4 definition by Applied Research

Top Definition
1. n. Bulk mail from a stranger
v. sending unsolicited commercial email to people you don't know

2. n. a canned precooked "meat product" from Hormel Foods. "Classic Spam" consists of "pork shoulder meat with ham meat added," salt, water, sugar and sodium nitrite. The product has become part of many jokes and urban legends about mystery meat, which has made it part of pop culture and folklore.

Use of the term "spam" for unwanted email was adopted as a result of the Monty Python skit in which a group of Vikings sang a chorus of "spam, spam, spam . . . " in an increasing crescendo, drowning out other conversation. Hence, the analogy applied because such bulk mail can drown out normal discourse on the Internet.
"We hate spam, and we'll never spam you." (bottom of Urban Dictionary page)
by Applied Research February 14, 2009

Mug icon
Buy a spam mug!
Cheap, one-size-fits-all explanations about life. They consist of clichés, empty truisms and tautologies, and (often contradictory) platitudes.

Dime–stores were common in the early part of the 20th c. Every main street had such a store where you could buy tawdry, second-rate stuff for cheap prices. (Now they're Dollar stores, though these are not as common or a central fixture in every town.)
I run from the coffeehouse whenever that windbag shows up with his dime–store philosophy.

I'll take Crumb's cartoons over the banal musings of a dime-store philosopher any day.
by Applied Research February 11, 2009

Mug icon
Buy a dime–store philosophy mug!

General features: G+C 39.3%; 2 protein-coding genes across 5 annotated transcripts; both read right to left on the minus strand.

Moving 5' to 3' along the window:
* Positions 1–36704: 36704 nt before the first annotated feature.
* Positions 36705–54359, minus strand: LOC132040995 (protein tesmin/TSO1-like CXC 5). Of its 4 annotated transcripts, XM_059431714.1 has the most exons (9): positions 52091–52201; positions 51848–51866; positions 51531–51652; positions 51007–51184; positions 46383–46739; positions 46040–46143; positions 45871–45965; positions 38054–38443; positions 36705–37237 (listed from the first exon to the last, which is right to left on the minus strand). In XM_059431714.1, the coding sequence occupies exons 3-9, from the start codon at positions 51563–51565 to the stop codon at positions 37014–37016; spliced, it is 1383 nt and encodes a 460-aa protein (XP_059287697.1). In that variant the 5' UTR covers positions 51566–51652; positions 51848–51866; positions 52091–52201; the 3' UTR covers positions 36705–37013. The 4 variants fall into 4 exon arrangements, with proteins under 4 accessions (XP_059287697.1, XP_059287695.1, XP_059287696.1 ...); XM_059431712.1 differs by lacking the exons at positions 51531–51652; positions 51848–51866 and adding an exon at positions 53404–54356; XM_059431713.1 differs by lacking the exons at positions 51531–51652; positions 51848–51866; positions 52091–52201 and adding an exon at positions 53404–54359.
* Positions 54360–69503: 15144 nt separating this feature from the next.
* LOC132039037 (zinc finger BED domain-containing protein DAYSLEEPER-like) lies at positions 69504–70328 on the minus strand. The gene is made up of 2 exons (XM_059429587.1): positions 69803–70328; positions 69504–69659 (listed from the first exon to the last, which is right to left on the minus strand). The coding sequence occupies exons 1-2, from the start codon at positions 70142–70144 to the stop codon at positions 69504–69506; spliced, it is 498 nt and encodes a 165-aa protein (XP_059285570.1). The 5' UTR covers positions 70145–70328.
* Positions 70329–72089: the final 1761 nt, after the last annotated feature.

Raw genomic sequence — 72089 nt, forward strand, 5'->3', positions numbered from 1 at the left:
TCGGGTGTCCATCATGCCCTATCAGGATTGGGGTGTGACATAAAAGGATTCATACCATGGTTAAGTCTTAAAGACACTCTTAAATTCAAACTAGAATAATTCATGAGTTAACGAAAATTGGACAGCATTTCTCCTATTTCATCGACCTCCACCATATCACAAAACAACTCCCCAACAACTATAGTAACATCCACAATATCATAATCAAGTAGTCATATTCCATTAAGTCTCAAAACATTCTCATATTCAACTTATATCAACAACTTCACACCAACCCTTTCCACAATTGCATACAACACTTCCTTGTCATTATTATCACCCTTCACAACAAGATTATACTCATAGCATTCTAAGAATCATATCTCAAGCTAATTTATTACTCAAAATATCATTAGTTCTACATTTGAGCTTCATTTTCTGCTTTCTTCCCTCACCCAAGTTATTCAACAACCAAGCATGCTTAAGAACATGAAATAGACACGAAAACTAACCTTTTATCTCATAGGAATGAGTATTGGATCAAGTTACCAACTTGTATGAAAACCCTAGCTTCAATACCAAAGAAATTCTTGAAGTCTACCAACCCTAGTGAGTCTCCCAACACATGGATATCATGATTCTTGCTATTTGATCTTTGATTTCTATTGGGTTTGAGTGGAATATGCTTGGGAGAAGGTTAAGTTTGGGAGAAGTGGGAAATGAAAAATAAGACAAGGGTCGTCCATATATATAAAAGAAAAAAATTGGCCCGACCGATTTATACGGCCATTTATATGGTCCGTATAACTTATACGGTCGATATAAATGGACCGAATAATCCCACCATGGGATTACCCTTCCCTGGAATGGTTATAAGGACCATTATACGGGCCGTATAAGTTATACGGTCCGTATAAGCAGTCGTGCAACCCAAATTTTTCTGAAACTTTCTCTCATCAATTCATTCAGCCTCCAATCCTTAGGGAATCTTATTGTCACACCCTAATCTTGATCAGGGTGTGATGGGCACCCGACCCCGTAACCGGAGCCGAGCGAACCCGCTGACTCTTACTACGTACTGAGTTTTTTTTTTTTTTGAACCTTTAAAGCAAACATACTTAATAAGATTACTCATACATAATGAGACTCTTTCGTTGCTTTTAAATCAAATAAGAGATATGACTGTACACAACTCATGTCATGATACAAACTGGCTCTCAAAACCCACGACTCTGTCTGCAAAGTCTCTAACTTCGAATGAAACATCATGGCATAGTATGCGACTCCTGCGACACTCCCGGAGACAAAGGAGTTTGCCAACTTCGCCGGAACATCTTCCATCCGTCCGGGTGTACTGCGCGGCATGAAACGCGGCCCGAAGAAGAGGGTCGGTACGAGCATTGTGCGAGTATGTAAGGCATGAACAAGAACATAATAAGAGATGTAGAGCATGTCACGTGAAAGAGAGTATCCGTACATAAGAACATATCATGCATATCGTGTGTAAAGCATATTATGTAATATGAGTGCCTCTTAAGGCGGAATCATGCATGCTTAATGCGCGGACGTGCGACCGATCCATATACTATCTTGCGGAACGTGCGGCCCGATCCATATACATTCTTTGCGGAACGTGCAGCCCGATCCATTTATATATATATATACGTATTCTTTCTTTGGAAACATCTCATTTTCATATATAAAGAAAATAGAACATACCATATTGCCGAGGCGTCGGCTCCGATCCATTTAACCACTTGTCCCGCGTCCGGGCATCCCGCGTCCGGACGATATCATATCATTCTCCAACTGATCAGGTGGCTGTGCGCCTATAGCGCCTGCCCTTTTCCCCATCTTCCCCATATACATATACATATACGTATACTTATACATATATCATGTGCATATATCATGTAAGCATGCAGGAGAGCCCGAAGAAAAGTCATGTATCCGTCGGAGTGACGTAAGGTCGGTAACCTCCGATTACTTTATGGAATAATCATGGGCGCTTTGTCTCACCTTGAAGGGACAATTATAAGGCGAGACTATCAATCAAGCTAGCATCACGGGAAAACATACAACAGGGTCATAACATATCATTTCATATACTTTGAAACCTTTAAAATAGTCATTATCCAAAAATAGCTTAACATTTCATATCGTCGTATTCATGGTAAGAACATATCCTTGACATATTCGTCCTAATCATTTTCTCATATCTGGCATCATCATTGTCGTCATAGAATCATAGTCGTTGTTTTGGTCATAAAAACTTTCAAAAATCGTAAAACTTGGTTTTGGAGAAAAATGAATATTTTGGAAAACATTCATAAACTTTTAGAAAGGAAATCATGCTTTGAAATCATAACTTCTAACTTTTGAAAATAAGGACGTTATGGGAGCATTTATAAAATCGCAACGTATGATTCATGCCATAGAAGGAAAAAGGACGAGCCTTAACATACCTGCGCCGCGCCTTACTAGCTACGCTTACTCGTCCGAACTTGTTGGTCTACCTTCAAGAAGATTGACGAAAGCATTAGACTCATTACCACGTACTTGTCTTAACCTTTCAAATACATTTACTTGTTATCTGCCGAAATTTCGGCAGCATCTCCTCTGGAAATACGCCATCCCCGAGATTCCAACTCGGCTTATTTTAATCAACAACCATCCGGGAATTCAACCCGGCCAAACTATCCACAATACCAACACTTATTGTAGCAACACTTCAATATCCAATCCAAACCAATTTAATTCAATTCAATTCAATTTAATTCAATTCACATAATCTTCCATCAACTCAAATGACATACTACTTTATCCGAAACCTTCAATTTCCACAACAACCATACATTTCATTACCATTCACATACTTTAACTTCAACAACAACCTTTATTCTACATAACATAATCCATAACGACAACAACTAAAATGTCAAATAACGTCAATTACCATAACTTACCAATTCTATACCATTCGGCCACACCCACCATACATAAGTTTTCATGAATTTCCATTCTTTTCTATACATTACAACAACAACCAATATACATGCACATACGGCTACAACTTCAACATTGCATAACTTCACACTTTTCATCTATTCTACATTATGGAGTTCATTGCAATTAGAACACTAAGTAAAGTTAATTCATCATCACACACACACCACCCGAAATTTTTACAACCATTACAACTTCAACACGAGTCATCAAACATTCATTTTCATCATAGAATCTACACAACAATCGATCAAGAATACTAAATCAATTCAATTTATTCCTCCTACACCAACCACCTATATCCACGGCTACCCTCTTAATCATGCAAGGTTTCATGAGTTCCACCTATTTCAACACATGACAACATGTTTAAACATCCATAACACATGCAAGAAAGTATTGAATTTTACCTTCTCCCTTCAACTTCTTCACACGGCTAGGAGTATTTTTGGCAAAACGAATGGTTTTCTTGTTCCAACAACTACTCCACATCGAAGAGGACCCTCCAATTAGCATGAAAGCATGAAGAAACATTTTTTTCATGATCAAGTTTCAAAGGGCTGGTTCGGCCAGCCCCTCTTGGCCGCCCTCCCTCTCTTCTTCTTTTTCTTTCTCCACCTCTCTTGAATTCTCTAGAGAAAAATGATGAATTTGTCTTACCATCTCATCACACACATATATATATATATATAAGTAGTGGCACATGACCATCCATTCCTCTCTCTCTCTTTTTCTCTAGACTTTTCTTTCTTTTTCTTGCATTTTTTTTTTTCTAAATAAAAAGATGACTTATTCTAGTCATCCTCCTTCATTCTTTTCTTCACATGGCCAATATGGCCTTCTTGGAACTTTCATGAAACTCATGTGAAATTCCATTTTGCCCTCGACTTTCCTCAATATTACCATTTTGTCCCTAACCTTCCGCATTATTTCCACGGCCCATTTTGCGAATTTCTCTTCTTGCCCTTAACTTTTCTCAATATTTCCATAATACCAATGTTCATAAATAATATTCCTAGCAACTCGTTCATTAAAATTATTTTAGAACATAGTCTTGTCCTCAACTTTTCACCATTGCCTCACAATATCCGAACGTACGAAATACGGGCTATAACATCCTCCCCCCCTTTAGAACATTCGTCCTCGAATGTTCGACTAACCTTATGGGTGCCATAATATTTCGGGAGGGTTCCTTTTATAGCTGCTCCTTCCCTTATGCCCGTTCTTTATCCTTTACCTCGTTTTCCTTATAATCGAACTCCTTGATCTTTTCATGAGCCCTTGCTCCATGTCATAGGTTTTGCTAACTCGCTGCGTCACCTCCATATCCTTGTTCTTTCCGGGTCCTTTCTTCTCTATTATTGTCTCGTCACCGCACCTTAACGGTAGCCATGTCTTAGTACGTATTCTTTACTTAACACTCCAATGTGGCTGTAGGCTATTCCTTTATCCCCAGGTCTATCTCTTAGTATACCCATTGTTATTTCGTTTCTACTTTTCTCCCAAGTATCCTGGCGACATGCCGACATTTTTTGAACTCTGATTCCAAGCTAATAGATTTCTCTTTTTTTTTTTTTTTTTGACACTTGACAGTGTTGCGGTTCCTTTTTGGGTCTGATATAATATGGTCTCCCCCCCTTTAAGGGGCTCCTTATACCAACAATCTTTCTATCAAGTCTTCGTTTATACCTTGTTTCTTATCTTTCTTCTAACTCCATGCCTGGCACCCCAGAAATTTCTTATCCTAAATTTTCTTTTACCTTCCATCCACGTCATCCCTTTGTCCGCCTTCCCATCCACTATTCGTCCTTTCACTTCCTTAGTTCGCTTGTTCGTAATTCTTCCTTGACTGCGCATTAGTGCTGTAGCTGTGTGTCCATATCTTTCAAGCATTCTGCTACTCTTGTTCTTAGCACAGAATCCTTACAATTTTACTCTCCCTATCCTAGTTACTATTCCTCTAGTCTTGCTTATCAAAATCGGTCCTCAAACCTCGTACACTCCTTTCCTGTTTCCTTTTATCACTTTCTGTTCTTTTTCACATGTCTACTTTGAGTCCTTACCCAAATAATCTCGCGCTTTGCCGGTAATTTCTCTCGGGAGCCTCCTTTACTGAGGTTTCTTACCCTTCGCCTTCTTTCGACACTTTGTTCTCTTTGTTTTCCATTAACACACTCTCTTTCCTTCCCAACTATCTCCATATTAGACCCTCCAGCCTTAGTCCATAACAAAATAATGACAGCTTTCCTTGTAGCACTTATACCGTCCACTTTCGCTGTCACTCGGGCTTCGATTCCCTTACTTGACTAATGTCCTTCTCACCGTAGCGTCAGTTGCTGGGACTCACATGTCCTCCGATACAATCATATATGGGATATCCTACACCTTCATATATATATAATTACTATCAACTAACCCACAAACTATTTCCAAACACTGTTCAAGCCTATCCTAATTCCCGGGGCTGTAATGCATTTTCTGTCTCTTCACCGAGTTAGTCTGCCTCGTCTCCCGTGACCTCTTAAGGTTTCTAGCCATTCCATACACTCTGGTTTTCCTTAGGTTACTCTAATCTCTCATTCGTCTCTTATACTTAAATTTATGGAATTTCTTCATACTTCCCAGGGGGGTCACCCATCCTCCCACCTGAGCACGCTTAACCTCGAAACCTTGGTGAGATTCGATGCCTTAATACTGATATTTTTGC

Backyard, urban gardens planted to squeeze every penny out of a food budget.

"People's home grocery budget got absolutely shredded and now we've seen just this dramatic increase in the demand for our vegetable seeds. We're selling out," said George Ball, CEO of Burpee Seeds, the largest mail-order seed company in the U.S. "I've never seen anything like it."

Gardening advocates have dubbed the newly planted tracts "recession gardens" and hope to shape the interest into a movement similar to the victory gardens of World War II. Those gardens, modeled after a White House patch planted by Eleanor Roosevelt in 1943, were intended to inspire self- sufficiency, and at their peak supplied 40 percent of the nation's fresh produce, said Roger Doiron, founding director of Kitchen Gardeners International.
by Applied Research March 27, 2009

Mug icon
Buy a recession gardens mug!
Victory gardens were inspired by Eleanor Roosevelt to help the allied effort during World War II, by providing self-sufficiency in nutrition needs.
At their peak, victory gardens supplied 40 percent of the nation's fresh produce.

source: http://www.commondreams.org/headline/2009/03/16-6
by Applied Research March 27, 2009

Mug icon
Buy a victory gardens mug!